What is that mysterious force that makes us be attracted to people we don't think we ought to be attracted to, and what is it about the people we ought to be attracted to that often leaves us cold? Why does the heart defy the head?
No one knows why. Well, maybe the geneticists know -- maybe all those geneticists moving their coffee cups and genomes into cubicles in South Beach and Mission Bay know why. Maybe we're mute carriers of seed, naturally selecting for certain eyebrows because we have no choice, because it's preordained, because in the year 3749 a Danish filmmaker flopping in a punkish bunker under what used to be Pompeii will need just that exact eyebrow for a character in a film that, up until now, he hadn't been able to fund. Who knows why we select whom we select and are selected by who selects us, why the blood begins to flow at the drop of only certain hats. It's a mystery if there ever was one.
But there's no getting around it. You have to honor it, no matter how wrong it seems.
And I know it's terribly sad. When love dies it's sad. Make some sad music here. Put in a rain-slick street and a cafe at closing time, a woman sitting alone in a booth without a man, tearing a napkin into unconscious confetti -- unconscious because, even as she acknowledges the death, she begins to celebrate as they do in New Orleans with a brass band all dressed up in the beer-stinky street, marching, sometimes dancing, carrying the long, heavy box of bones to its hole in the ground.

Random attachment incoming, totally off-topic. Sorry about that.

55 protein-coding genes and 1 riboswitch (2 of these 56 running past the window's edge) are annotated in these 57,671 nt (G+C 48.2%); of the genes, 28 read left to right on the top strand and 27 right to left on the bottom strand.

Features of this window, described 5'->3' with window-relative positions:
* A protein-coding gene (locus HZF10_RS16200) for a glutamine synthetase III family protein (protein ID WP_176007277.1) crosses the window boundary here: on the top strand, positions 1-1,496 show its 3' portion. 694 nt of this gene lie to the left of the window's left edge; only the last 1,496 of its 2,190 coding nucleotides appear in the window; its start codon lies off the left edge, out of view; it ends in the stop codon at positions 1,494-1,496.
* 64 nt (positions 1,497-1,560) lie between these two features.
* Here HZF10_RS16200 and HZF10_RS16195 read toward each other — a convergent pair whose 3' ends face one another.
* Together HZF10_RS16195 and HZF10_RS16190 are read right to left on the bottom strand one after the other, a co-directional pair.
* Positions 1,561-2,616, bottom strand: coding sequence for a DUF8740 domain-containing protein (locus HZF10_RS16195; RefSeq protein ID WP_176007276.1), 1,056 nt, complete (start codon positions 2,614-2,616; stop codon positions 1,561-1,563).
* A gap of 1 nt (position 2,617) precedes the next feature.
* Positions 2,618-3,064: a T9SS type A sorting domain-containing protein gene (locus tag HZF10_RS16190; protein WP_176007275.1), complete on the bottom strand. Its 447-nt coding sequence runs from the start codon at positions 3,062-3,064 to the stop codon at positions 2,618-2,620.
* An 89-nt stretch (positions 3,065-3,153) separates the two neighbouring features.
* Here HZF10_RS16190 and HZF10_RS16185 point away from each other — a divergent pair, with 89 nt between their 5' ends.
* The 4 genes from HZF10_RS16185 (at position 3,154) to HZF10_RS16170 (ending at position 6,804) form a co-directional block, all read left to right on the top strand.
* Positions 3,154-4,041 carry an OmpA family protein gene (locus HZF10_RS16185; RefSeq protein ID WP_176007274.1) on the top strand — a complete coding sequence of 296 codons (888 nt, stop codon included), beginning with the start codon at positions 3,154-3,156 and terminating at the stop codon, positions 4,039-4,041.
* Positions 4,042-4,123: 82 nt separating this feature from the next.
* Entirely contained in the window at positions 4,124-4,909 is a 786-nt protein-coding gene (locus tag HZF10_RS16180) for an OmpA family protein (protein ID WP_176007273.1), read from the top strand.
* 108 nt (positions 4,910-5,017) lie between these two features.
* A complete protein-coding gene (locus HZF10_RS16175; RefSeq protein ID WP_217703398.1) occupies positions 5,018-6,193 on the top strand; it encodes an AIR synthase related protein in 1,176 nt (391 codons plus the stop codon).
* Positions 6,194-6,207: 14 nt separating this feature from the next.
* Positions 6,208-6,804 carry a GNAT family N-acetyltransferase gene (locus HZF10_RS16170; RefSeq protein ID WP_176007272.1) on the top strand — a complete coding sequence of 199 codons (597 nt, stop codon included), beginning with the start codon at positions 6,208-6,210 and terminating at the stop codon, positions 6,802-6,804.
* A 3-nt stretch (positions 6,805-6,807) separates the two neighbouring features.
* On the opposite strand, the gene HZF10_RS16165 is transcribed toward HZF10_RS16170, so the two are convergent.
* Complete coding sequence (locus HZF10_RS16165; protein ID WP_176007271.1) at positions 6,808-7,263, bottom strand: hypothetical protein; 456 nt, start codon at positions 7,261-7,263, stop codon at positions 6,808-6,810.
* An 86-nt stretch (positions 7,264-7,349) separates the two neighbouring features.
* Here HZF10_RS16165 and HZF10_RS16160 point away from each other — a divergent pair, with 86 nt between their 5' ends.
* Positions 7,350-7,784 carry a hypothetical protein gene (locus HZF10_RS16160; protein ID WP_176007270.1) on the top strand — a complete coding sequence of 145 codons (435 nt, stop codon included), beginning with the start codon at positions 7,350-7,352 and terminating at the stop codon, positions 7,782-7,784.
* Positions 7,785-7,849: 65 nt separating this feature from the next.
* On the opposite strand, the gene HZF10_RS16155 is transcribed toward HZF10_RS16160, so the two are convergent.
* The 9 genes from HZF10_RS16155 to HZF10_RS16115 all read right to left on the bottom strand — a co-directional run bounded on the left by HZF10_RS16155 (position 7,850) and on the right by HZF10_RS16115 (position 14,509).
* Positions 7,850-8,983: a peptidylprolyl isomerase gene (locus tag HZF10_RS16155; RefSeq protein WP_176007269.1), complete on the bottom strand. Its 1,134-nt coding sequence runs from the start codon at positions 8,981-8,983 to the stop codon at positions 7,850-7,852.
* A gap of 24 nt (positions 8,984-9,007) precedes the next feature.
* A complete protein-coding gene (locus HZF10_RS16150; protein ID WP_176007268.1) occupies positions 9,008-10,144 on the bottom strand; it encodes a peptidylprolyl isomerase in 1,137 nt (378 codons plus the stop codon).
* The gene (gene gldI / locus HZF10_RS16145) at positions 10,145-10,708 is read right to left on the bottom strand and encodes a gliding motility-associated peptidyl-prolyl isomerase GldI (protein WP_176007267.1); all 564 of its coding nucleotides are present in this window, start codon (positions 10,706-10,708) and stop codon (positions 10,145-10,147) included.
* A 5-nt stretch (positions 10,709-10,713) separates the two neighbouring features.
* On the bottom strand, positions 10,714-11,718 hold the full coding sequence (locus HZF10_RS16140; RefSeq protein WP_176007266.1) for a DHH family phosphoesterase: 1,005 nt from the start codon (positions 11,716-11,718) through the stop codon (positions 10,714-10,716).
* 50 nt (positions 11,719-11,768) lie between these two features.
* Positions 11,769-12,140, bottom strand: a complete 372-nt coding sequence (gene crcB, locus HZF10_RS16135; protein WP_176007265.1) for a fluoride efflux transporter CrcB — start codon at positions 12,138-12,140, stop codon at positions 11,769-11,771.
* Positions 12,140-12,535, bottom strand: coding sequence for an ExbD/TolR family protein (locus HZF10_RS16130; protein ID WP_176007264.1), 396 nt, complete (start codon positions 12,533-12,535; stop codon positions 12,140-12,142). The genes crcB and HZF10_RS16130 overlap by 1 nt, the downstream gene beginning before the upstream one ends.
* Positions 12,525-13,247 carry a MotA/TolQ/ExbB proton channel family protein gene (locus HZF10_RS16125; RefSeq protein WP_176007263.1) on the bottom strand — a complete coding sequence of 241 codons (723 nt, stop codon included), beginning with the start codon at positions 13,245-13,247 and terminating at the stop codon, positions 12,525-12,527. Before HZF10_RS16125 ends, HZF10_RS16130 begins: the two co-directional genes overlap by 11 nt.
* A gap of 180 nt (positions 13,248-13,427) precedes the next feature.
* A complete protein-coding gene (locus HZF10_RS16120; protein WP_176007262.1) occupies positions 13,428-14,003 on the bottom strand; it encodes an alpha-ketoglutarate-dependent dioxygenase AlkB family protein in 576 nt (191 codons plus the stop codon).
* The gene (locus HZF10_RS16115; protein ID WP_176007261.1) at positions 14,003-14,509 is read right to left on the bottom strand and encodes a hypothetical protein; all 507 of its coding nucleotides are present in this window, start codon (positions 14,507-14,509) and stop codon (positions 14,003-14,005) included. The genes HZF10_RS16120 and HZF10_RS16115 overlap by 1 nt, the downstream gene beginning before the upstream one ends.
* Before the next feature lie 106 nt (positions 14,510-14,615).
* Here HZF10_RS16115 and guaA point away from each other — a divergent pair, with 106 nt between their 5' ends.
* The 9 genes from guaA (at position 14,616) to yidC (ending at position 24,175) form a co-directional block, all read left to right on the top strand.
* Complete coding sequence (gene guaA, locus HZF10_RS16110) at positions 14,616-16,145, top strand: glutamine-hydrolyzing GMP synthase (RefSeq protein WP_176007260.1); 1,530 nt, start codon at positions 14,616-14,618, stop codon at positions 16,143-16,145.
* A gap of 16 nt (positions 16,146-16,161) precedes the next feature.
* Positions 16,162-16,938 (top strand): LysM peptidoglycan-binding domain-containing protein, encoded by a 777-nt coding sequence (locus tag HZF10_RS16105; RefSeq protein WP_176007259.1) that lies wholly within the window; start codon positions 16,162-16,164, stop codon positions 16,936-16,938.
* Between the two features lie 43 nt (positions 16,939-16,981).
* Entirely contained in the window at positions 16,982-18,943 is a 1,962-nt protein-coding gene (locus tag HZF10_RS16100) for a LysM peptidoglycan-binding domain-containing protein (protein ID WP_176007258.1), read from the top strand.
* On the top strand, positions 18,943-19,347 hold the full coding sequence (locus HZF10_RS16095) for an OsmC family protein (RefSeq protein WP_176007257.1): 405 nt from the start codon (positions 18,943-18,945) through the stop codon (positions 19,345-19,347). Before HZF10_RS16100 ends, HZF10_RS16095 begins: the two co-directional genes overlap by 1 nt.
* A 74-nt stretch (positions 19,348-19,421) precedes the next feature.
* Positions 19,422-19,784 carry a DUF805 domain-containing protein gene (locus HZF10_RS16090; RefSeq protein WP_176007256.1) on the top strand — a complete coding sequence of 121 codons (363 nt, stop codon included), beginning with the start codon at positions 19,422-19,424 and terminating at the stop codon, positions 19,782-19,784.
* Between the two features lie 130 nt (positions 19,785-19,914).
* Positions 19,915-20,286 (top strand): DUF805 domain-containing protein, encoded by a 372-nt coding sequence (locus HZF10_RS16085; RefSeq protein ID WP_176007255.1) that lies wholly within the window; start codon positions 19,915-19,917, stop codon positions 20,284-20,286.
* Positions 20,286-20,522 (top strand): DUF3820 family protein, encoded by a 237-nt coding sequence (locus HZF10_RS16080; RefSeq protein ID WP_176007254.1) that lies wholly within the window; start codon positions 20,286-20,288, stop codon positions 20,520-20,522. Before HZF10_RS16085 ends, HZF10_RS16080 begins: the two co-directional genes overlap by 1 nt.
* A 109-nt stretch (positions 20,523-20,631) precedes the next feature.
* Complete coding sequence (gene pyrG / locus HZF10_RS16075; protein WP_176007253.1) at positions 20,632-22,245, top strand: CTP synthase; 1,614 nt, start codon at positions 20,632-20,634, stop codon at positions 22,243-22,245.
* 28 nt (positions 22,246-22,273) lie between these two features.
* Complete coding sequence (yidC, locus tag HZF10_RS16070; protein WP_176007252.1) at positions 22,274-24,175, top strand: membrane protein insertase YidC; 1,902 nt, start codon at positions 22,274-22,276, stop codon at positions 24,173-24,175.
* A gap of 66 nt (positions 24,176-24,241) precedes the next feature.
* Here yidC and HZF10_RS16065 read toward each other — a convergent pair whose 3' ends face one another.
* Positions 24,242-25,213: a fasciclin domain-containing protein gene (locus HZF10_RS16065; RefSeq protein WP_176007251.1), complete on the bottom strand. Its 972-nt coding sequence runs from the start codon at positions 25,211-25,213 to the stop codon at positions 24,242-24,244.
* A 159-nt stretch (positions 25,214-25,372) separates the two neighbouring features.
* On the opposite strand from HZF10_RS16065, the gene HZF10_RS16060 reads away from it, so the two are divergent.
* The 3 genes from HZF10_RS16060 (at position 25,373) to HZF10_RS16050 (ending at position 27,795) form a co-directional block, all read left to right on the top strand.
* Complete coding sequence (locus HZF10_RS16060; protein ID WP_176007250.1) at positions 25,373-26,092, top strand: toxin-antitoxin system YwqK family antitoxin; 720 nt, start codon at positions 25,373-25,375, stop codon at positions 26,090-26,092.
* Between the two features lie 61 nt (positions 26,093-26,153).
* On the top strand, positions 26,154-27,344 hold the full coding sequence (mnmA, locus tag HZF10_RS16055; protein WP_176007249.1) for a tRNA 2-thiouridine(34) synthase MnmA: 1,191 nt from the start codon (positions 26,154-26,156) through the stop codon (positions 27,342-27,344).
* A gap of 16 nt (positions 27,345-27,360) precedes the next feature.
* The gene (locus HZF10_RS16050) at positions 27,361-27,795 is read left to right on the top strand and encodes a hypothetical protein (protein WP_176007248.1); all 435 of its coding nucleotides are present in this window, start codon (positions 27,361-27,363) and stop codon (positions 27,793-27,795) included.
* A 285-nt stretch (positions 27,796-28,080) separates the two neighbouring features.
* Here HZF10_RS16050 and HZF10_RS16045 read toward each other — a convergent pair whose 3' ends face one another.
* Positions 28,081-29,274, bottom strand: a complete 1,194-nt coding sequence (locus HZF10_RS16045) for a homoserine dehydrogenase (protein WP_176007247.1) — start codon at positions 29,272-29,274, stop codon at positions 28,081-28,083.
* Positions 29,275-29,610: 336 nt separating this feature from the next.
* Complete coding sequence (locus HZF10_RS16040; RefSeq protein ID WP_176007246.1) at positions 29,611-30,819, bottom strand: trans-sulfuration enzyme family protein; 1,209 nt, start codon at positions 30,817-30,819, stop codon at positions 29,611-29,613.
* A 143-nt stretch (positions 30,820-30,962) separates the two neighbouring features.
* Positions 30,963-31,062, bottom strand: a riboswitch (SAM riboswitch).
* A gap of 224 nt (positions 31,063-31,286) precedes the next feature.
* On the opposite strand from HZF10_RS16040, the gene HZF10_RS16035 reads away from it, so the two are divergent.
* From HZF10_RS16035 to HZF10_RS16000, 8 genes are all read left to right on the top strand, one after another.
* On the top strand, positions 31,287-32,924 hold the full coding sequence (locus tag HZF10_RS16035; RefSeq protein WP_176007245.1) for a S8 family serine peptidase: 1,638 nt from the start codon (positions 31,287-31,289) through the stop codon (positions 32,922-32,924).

If it helps at all to think of this, the current boyfriend has probably also felt a diminishment of spark; he probably feels much the same way you do. So sit down together and regard what has happened between you; neither of you is completely responsible for it; it happened for reasons beyond your control.
(There is, incidentally, a good chapter in the book "Soul Mates," by Thomas Moore, that talks about how such separations occur and suggests how to go through the process with your eyes open so that you gain insight and understanding and strength from what has happened, rather than simply feeling terrible about it and then getting drunk and trying to forget.)
There's a chance, of course, that much of your trouble is environmental, that living together in a tiny apartment in the post-boom Mission District has nearly, but not completely, killed the relationship. If you really, really love this man, and you're willing to take an outrageous chance, you might move to a ranch in Montana and see if the sex improves.
But I have a feeling, sad as it is, that you're going to have to start over with someone new. I say, soothsayer that I am, that there is a man out there who is all the things your boyfriend is, but also motivated, vital, sexy, adventurous, outgoing and not depressed. Your mission, should you choose to accept it, is to find him.